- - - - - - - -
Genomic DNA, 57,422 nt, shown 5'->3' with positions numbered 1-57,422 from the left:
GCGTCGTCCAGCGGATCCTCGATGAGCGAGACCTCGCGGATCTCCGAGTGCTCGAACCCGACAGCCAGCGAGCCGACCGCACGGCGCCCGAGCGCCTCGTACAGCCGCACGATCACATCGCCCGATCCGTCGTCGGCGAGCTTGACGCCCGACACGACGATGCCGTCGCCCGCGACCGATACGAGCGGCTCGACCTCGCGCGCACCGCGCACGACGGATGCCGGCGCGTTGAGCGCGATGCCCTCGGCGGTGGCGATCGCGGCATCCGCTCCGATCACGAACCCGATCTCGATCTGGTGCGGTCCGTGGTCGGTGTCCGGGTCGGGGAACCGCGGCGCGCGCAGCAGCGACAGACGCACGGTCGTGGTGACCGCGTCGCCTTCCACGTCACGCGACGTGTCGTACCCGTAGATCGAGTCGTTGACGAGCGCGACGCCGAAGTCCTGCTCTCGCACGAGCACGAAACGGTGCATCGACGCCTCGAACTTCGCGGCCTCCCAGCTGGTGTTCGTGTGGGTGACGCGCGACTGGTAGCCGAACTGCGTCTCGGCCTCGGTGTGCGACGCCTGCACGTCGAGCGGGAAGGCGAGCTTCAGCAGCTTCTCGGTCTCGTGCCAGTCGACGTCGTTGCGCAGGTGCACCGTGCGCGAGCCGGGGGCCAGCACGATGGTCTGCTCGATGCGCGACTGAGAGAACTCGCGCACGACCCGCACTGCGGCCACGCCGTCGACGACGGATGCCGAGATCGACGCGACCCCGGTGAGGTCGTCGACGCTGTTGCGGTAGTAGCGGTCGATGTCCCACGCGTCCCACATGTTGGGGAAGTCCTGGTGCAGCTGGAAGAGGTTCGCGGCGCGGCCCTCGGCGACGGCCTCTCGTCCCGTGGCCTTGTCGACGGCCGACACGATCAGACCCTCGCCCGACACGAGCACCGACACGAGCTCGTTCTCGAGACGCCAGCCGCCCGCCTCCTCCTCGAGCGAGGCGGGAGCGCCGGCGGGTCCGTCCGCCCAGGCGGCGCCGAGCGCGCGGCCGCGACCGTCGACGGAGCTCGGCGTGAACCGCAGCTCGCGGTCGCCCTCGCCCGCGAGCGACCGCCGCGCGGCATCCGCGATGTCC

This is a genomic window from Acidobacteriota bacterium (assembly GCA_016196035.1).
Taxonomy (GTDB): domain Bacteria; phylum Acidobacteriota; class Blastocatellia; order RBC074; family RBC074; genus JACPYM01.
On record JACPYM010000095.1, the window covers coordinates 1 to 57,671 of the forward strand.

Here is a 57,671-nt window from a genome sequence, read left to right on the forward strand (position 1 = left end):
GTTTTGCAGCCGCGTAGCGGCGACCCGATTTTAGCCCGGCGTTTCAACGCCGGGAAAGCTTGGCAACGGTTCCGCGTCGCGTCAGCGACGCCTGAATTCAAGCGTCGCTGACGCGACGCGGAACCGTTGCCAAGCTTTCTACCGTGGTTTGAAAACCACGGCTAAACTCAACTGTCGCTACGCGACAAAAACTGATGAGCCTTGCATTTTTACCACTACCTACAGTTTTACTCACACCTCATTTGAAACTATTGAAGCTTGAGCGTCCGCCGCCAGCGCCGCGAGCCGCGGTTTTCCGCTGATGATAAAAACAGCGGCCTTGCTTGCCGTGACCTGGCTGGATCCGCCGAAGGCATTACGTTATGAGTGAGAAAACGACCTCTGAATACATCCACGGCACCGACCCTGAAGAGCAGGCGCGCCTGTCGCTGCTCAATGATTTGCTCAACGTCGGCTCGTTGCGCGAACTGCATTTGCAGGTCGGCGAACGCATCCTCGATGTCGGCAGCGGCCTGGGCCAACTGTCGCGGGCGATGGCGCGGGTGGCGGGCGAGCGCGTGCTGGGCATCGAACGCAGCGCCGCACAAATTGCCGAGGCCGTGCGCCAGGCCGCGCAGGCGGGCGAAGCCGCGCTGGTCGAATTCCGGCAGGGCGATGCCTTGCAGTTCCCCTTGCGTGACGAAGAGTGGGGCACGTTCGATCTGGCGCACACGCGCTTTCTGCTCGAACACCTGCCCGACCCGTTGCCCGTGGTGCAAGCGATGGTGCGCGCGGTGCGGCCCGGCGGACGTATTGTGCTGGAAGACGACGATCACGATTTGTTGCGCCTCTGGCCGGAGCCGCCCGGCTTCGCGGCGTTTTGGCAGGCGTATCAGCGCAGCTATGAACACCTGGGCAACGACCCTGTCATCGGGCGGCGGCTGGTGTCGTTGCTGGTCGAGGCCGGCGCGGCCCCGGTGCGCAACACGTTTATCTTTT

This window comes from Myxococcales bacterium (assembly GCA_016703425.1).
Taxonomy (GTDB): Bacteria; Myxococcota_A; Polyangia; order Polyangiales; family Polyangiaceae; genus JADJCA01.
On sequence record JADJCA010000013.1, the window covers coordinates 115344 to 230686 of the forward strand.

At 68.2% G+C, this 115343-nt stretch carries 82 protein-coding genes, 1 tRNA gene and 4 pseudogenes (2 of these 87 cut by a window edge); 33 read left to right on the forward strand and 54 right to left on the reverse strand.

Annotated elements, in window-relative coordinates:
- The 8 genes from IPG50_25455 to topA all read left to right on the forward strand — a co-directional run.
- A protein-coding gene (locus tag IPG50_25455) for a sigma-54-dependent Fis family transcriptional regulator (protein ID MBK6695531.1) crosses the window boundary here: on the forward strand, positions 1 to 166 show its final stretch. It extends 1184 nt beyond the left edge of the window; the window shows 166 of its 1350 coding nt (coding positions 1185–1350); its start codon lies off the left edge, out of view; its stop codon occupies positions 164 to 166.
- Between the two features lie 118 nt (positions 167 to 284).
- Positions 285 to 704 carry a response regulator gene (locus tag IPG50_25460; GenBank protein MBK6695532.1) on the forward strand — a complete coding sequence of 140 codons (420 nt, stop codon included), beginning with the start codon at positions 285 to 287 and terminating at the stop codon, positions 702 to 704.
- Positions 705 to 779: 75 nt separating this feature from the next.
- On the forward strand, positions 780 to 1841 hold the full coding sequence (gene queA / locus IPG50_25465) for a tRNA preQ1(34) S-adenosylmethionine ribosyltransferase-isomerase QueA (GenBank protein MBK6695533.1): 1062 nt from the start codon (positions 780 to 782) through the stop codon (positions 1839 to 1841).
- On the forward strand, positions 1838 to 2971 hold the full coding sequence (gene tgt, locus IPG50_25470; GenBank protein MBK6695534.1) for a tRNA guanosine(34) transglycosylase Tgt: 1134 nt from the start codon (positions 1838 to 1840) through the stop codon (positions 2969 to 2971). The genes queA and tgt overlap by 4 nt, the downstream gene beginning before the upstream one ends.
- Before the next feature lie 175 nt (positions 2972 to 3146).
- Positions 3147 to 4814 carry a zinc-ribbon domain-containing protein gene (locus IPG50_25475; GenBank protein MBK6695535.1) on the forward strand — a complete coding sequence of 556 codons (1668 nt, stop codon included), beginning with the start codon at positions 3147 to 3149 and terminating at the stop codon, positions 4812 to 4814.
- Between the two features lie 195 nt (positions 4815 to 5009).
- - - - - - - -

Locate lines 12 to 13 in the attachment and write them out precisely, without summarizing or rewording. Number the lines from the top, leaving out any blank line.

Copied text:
Annotated elements, in window-relative coordinates:
- The 8 genes from IPG50_25455 to topA all read left to right on the forward strand — a co-directional run.